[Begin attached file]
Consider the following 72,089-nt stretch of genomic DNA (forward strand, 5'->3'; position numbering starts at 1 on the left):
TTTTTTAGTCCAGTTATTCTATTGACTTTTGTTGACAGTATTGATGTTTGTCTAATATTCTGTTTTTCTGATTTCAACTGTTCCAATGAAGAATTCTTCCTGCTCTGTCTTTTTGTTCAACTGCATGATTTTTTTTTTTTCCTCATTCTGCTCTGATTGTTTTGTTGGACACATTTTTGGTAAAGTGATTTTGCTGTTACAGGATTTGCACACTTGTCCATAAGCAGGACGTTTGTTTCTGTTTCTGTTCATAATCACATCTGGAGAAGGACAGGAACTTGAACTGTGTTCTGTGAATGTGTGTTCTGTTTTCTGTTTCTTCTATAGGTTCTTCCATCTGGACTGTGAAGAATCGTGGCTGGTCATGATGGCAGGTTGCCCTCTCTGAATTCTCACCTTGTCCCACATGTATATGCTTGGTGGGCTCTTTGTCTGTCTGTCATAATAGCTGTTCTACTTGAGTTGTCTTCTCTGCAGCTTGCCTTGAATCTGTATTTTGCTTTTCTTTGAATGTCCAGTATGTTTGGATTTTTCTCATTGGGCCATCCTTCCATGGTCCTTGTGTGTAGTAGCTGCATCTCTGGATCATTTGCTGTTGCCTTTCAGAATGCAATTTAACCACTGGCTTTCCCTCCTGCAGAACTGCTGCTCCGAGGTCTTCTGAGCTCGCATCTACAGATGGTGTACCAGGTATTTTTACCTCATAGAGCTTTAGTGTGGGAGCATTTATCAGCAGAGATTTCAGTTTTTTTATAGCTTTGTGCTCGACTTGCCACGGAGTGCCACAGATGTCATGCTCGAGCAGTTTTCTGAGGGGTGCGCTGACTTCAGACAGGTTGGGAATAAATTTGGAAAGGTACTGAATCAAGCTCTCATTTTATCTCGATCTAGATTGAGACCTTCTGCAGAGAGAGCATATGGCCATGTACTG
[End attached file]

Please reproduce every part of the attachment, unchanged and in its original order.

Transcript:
Consider the following 72,089-nt stretch of genomic DNA (forward strand, 5'->3'; position numbering starts at 1 on the left):
TTTTTTAGTCCAGTTATTCTATTGACTTTTGTTGACAGTATTGATGTTTGTCTAATATTCTGTTTTTCTGATTTCAACTGTTCCAATGAAGAATTCTTCCTGCTCTGTCTTTTTGTTCAACTGCATGATTTTTTTTTTTTCCTCATTCTGCTCTGATTGTTTTGTTGGACACATTTTTGGTAAAGTGATTTTGCTGTTACAGGATTTGCACACTTGTCCATAAGCAGGACGTTTGTTTCTGTTTCTGTTCATAATCACATCTGGAGAAGGACAGGAACTTGAACTGTGTTCTGTGAATGTGTGTTCTGTTTTCTGTTTCTTCTATAGGTTCTTCCATCTGGACTGTGAAGAATCGTGGCTGGTCATGATGGCAGGTTGCCCTCTCTGAATTCTCACCTTGTCCCACATGTATATGCTTGGTGGGCTCTTTGTCTGTCTGTCATAATAGCTGTTCTACTTGAGTTGTCTTCTCTGCAGCTTGCCTTGAATCTGTATTTTGCTTTTCTTTGAATGTCCAGTATGTTTGGATTTTTCTCATTGGGCCATCCTTCCATGGTCCTTGTGTGTAGTAGCTGCATCTCTGGATCATTTGCTGTTGCCTTTCAGAATGCAATTTAACCACTGGCTTTCCCTCCTGCAGAACTGCTGCTCCGAGGTCTTCTGAGCTCGCATCTACAGATGGTGTACCAGGTATTTTTACCTCATAGAGCTTTAGTGTGGGAGCATTTATCAGCAGAGATTTCAGTTTTTTTATAGCTTTGTGCTCGACTTGCCACGGAGTGCCACAGATGTCATGCTCGAGCAGTTTTCTGAGGGGTGCGCTGACTTCAGACAGGTTGGGAATAAATTTGGAAAGGTACTGAATCAAGCTCTCATTTTATCTCGATCTAGATTGAGACCTTCTGCAGAGAGAGCATATGGCCATGTACTG